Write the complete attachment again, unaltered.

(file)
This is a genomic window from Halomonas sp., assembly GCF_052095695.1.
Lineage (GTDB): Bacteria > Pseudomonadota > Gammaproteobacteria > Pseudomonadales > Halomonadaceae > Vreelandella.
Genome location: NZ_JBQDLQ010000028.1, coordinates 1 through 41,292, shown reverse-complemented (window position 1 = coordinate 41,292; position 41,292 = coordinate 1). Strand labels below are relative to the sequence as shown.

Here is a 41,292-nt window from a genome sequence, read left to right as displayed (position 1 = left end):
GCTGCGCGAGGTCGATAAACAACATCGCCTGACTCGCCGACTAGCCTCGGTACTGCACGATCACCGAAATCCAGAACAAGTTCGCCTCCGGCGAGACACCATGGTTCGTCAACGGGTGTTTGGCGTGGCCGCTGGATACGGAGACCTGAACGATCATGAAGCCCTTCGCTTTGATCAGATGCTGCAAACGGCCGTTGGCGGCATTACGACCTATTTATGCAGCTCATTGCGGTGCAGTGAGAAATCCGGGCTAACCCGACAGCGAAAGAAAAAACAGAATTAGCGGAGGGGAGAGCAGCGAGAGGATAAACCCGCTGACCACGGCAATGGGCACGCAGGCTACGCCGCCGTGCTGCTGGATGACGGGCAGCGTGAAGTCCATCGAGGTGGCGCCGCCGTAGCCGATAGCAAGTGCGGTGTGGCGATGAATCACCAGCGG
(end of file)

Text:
This is a genomic window from Halomonas sp., assembly GCF_052095695.1.
Lineage (GTDB): Bacteria > Pseudomonadota > Gammaproteobacteria > Pseudomonadales > Halomonadaceae > Vreelandella.
Genome location: NZ_JBQDLQ010000028.1, coordinates 1 through 41,292, shown reverse-complemented (window position 1 = coordinate 41,292; position 41,292 = coordinate 1). Strand labels below are relative to the sequence as shown.

Here is a 41,292-nt window from a genome sequence, read left to right as displayed (position 1 = left end):
GCTGCGCGAGGTCGATAAACAACATCGCCTGACTCGCCGACTAGCCTCGGTACTGCACGATCACCGAAATCCAGAACAAGTTCGCCTCCGGCGAGACACCATGGTTCGTCAACGGGTGTTTGGCGTGGCCGCTGGATACGGAGACCTGAACGATCATGAAGCCCTTCGCTTTGATCAGATGCTGCAAACGGCCGTTGGCGGCATTACGACCTATTTATGCAGCTCATTGCGGTGCAGTGAGAAATCCGGGCTAACCCGACAGCGAAAGAAAAAACAGAATTAGCGGAGGGGAGAGCAGCGAGAGGATAAACCCGCTGACCACGGCAATGGGCACGCAGGCTACGCCGCCGTGCTGCTGGATGACGGGCAGCGTGAAGTCCATCGAGGTGGCGCCGCCGTAGCCGATAGCAAGTGCGGTGTGGCGATGAATCACCAGCGG